The merger of non-profit Mercy Hospital Hot Springs with the for-profit National Park Medical Center is still moving forward, despite the reservations of Bishop Anthony B. Taylor and the Diocese of Little Rock.
Mercy Health, sponsors of Mercy Hospital Hot Springs, and Capella Healthcare, parent company of National Park Medical Center, signed an agreement in principle in April to sell Mercy Hot Springs to Capella.
A communications team of employees from both hospitals was launched to dispel rumors and answer questions, as well as a website -- http://www.advancing hotspringshealth.com -- to update those interested in the timeline and new developments.
Mercy Hospital Hot Springs, which changed its name April 30 from St. Joseph Mercy Medical System, has a 124-year history of providing health care in the area. It was founded in 1888 by two Sisters of Mercy.
In the Hot Springs area, Mercy has 27 medical clinics and is the southwest region's only Level II trauma center. The hospital is the larger of the two with 282 beds.
After the April agreement was signed, Bishop Taylor said the diocese had reservations about a possible sale, especially in regards to the care for the poor.
In response, Mercy Health issued a statement April 25 that "Mercy and Capella assure commitment to care for the poor."
"Both parties are just beginning to define the terms under which Mercy might transfer the ownership of our Hot Springs ministry. We are asking Capella to assure the continued care for people who are poor, along with giving careful attention to the well being of St. Joseph's community of co-workers and physicians," said Mercy president and CEO Lynn Britton.
Capella has since agreed not to provide abortion or sterilization procedures at the Mercy Hospital Hot Springs facility for five years.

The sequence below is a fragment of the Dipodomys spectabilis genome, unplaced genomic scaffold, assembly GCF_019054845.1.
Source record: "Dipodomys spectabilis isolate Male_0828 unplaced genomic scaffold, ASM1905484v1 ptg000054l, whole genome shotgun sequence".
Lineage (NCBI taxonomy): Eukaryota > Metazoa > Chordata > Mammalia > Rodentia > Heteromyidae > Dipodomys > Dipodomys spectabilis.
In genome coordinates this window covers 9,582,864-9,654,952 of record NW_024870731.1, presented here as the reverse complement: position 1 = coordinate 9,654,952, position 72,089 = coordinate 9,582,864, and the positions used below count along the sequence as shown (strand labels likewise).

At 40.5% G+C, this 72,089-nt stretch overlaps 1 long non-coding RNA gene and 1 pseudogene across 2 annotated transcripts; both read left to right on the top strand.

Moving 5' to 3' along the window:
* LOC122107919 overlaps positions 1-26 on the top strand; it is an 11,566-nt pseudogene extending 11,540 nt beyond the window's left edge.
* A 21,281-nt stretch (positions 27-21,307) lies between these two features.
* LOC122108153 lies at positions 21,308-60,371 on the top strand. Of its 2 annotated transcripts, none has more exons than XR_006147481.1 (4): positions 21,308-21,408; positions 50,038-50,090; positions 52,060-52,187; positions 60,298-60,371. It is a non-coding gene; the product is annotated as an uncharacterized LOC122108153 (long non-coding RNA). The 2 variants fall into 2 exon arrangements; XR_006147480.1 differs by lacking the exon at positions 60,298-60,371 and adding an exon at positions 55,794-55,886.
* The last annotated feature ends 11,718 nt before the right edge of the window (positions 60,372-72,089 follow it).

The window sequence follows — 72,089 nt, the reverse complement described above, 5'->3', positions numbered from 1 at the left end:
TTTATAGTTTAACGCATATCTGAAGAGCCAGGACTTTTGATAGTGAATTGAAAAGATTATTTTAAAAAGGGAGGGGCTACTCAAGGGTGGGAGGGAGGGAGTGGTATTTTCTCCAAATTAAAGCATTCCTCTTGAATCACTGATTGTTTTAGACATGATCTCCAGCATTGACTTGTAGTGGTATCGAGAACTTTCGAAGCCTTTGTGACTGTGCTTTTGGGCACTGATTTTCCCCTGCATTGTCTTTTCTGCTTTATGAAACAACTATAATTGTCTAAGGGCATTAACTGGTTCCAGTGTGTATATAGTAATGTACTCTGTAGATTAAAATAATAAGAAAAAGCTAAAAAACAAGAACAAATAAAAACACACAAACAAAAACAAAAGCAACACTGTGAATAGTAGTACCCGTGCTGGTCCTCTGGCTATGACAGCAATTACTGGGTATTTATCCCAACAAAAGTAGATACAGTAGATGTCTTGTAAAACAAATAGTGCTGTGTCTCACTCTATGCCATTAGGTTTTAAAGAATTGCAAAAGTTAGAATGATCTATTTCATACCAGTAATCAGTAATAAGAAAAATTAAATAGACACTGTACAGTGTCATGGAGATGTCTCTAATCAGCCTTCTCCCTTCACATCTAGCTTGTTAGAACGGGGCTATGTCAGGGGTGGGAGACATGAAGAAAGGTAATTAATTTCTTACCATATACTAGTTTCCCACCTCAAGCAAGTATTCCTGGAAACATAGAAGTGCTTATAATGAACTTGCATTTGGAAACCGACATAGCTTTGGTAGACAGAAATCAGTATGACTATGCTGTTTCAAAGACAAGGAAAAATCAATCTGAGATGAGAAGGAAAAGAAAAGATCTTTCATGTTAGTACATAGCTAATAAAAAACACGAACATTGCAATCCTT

Capella has also committed to adopt Mercy's charity care policy guidelines; maintain a pastoral care program; comply with the ethical and religious directives on Mercy Hospital Hot Springs' campus for a minimum of five years (which is what includes abortions and sterilizations); and partner with Mercy to provide an adult Medicaid clinic, a pregnancy care center, a charitable Christian medical clinic and an urgent care/convenient care services.
The chapel will also remain open, as a resource to those at the hospital. But it will not retain its Catholic identity, and Mass will not be celebrated there without the approval of Bishop Taylor.
According to the timeline provided by Mercy and Capella, the organizations are in the due diligence phase, a period of 60 to 90 days where both exchange information "including market share data and financial performance and the development of operational plans."
"While we initially hoped due diligence would be completed by the end of July, the process is continuing into August. As often happens in transactions of this size, it's just taking a little longer than expected to complete this work. With that being said, rest assured we haven't encountered any major roadblocks or issues throughout this process," according to the Aug. 6 Advancing Hot Springs Health e-mail.
The next steps on the timeline are an asset purchase agreement, state and federal regulatory approvals and the transaction close. The final step is transition and system planning.
Some of the crucifixes and religious symbols have been removed from the walls at the hospital, said Jeffrey Slatton, media relations specialist at Mercy Hospital. The removal was not a concentrated effort, he said, but it was for the purpose of cataloguing what was there. The cross is still on top of the building and the St. Joseph statue is still out front, he said.
"We tried to stay as business as usual as we could throughout this process, including traditions like the daily prayer," he said.
Initially the hospitals did not have Vatican approval factored into its timeline as it should because Mercy Health is a Catholic health care system. In the Aug. 6 e-mail, the hospitals announced, "Mercy Hot Springs is governed by Mercy Health Ministry, an entity of the Catholic Church. As part of the governance process, Mercy Health Ministry must seek approval from the Vatican for certain decisions. The transfer of Mercy Hot Springs to Capella is a decision that requires approval by the Vatican. Just as they have done on other occasions when required under the governance structure, Mercy representatives will be traveling to the Vatican sometime later this summer or fall to obtain the necessary approval."
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